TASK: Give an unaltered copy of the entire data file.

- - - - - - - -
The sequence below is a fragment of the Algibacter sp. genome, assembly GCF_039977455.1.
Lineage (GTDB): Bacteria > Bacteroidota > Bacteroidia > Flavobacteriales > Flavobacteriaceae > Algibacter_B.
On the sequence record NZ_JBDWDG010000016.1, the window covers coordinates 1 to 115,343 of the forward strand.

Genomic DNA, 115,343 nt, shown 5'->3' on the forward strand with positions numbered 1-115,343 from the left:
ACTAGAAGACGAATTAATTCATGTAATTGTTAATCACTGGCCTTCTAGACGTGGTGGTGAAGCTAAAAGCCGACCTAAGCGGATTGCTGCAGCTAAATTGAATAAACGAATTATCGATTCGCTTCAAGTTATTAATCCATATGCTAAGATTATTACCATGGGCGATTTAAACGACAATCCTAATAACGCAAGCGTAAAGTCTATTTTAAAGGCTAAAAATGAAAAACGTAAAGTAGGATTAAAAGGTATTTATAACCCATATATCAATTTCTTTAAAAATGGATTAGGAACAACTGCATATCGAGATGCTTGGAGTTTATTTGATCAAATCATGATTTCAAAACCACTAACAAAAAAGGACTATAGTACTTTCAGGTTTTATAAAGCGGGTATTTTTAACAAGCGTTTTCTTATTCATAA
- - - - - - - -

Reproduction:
The sequence below is a fragment of the Algibacter sp. genome, assembly GCF_039977455.1.
Lineage (GTDB): Bacteria > Bacteroidota > Bacteroidia > Flavobacteriales > Flavobacteriaceae > Algibacter_B.
On the sequence record NZ_JBDWDG010000016.1, the window covers coordinates 1 to 115,343 of the forward strand.

Genomic DNA, 115,343 nt, shown 5'->3' on the forward strand with positions numbered 1-115,343 from the left:
ACTAGAAGACGAATTAATTCATGTAATTGTTAATCACTGGCCTTCTAGACGTGGTGGTGAAGCTAAAAGCCGACCTAAGCGGATTGCTGCAGCTAAATTGAATAAACGAATTATCGATTCGCTTCAAGTTATTAATCCATATGCTAAGATTATTACCATGGGCGATTTAAACGACAATCCTAATAACGCAAGCGTAAAGTCTATTTTAAAGGCTAAAAATGAAAAACGTAAAGTAGGATTAAAAGGTATTTATAACCCATATATCAATTTCTTTAAAAATGGATTAGGAACAACTGCATATCGAGATGCTTGGAGTTTATTTGATCAAATCATGATTTCAAAACCACTAACAAAAAAGGACTATAGTACTTTCAGGTTTTATAAAGCGGGTATTTTTAACAAGCGTTTTCTTATTCATAA